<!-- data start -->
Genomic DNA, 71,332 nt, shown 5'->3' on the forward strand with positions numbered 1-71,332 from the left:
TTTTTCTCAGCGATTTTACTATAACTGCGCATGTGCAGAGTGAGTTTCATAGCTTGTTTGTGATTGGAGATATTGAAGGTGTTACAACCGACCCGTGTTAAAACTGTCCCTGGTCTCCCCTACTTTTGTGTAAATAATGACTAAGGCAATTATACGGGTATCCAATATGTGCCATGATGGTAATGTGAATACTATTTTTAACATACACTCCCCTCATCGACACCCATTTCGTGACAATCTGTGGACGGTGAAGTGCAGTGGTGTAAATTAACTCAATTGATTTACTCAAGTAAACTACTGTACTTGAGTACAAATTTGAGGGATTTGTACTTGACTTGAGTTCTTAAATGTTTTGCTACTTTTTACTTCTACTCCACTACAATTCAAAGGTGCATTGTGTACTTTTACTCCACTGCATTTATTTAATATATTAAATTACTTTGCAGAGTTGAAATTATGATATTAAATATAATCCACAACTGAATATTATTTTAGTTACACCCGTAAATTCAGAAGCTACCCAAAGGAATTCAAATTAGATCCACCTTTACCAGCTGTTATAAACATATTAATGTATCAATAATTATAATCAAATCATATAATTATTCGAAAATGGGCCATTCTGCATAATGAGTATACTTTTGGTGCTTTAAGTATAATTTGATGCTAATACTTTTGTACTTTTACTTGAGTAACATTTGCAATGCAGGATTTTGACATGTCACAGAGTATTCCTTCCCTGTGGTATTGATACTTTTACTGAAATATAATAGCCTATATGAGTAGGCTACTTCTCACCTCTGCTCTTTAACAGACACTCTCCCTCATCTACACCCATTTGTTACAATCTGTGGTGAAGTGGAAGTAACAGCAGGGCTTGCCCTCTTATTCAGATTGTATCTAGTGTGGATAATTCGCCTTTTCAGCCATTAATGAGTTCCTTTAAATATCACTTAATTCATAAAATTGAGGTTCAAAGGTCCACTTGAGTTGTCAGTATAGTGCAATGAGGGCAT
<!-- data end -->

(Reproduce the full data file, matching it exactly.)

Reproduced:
Genomic DNA, 71,332 nt, shown 5'->3' on the forward strand with positions numbered 1-71,332 from the left:
TTTTTCTCAGCGATTTTACTATAACTGCGCATGTGCAGAGTGAGTTTCATAGCTTGTTTGTGATTGGAGATATTGAAGGTGTTACAACCGACCCGTGTTAAAACTGTCCCTGGTCTCCCCTACTTTTGTGTAAATAATGACTAAGGCAATTATACGGGTATCCAATATGTGCCATGATGGTAATGTGAATACTATTTTTAACATACACTCCCCTCATCGACACCCATTTCGTGACAATCTGTGGACGGTGAAGTGCAGTGGTGTAAATTAACTCAATTGATTTACTCAAGTAAACTACTGTACTTGAGTACAAATTTGAGGGATTTGTACTTGACTTGAGTTCTTAAATGTTTTGCTACTTTTTACTTCTACTCCACTACAATTCAAAGGTGCATTGTGTACTTTTACTCCACTGCATTTATTTAATATATTAAATTACTTTGCAGAGTTGAAATTATGATATTAAATATAATCCACAACTGAATATTATTTTAGTTACACCCGTAAATTCAGAAGCTACCCAAAGGAATTCAAATTAGATCCACCTTTACCAGCTGTTATAAACATATTAATGTATCAATAATTATAATCAAATCATATAATTATTCGAAAATGGGCCATTCTGCATAATGAGTATACTTTTGGTGCTTTAAGTATAATTTGATGCTAATACTTTTGTACTTTTACTTGAGTAACATTTGCAATGCAGGATTTTGACATGTCACAGAGTATTCCTTCCCTGTGGTATTGATACTTTTACTGAAATATAATAGCCTATATGAGTAGGCTACTTCTCACCTCTGCTCTTTAACAGACACTCTCCCTCATCTACACCCATTTGTTACAATCTGTGGTGAAGTGGAAGTAACAGCAGGGCTTGCCCTCTTATTCAGATTGTATCTAGTGTGGATAATTCGCCTTTTCAGCCATTAATGAGTTCCTTTAAATATCACTTAATTCATAAAATTGAGGTTCAAAGGTCCACTTGAGTTGTCAGTATAGTGCAATGAGGGCAT